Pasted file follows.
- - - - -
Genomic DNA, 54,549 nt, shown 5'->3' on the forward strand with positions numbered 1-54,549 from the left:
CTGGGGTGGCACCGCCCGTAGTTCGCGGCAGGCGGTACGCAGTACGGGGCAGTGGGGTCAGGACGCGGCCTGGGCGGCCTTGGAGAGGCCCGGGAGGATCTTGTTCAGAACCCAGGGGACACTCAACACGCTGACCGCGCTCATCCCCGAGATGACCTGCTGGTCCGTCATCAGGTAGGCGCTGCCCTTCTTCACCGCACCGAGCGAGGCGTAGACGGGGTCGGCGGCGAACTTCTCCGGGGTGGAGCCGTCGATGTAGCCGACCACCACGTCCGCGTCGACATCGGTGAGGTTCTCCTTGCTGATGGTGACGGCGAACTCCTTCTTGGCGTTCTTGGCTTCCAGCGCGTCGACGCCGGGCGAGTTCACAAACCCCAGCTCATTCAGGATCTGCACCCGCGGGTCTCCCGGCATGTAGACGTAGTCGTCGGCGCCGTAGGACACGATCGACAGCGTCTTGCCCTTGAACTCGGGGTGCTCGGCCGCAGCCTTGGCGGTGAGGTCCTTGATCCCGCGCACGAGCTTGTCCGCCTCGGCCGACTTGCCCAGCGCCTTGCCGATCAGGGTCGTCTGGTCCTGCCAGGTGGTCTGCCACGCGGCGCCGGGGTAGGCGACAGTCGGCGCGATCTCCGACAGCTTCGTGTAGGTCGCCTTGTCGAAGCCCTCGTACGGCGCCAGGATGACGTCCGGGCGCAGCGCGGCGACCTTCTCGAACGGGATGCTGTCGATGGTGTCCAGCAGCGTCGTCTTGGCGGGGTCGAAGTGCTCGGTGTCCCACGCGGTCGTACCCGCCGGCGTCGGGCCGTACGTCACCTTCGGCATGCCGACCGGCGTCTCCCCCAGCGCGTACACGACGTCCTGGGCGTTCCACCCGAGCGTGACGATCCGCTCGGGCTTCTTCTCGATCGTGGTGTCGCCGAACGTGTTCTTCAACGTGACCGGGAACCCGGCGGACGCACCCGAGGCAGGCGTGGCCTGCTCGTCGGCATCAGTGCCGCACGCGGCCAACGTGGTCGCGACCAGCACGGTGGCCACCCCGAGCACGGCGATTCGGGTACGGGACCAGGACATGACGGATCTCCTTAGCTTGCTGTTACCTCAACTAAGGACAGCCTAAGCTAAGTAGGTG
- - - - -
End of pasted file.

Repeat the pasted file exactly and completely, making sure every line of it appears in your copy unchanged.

Genomic DNA, 54,549 nt, shown 5'->3' on the forward strand with positions numbered 1-54,549 from the left:
CTGGGGTGGCACCGCCCGTAGTTCGCGGCAGGCGGTACGCAGTACGGGGCAGTGGGGTCAGGACGCGGCCTGGGCGGCCTTGGAGAGGCCCGGGAGGATCTTGTTCAGAACCCAGGGGACACTCAACACGCTGACCGCGCTCATCCCCGAGATGACCTGCTGGTCCGTCATCAGGTAGGCGCTGCCCTTCTTCACCGCACCGAGCGAGGCGTAGACGGGGTCGGCGGCGAACTTCTCCGGGGTGGAGCCGTCGATGTAGCCGACCACCACGTCCGCGTCGACATCGGTGAGGTTCTCCTTGCTGATGGTGACGGCGAACTCCTTCTTGGCGTTCTTGGCTTCCAGCGCGTCGACGCCGGGCGAGTTCACAAACCCCAGCTCATTCAGGATCTGCACCCGCGGGTCTCCCGGCATGTAGACGTAGTCGTCGGCGCCGTAGGACACGATCGACAGCGTCTTGCCCTTGAACTCGGGGTGCTCGGCCGCAGCCTTGGCGGTGAGGTCCTTGATCCCGCGCACGAGCTTGTCCGCCTCGGCCGACTTGCCCAGCGCCTTGCCGATCAGGGTCGTCTGGTCCTGCCAGGTGGTCTGCCACGCGGCGCCGGGGTAGGCGACAGTCGGCGCGATCTCCGACAGCTTCGTGTAGGTCGCCTTGTCGAAGCCCTCGTACGGCGCCAGGATGACGTCCGGGCGCAGCGCGGCGACCTTCTCGAACGGGATGCTGTCGATGGTGTCCAGCAGCGTCGTCTTGGCGGGGTCGAAGTGCTCGGTGTCCCACGCGGTCGTACCCGCCGGCGTCGGGCCGTACGTCACCTTCGGCATGCCGACCGGCGTCTCCCCCAGCGCGTACACGACGTCCTGGGCGTTCCACCCGAGCGTGACGATCCGCTCGGGCTTCTTCTCGATCGTGGTGTCGCCGAACGTGTTCTTCAACGTGACCGGGAACCCGGCGGACGCACCCGAGGCAGGCGTGGCCTGCTCGTCGGCATCAGTGCCGCACGCGGCCAACGTGGTCGCGACCAGCACGGTGGCCACCCCGAGCACGGCGATTCGGGTACGGGACCAGGACATGACGGATCTCCTTAGCTTGCTGTTACCTCAACTAAGGACAGCCTAAGCTAAGTAGGTG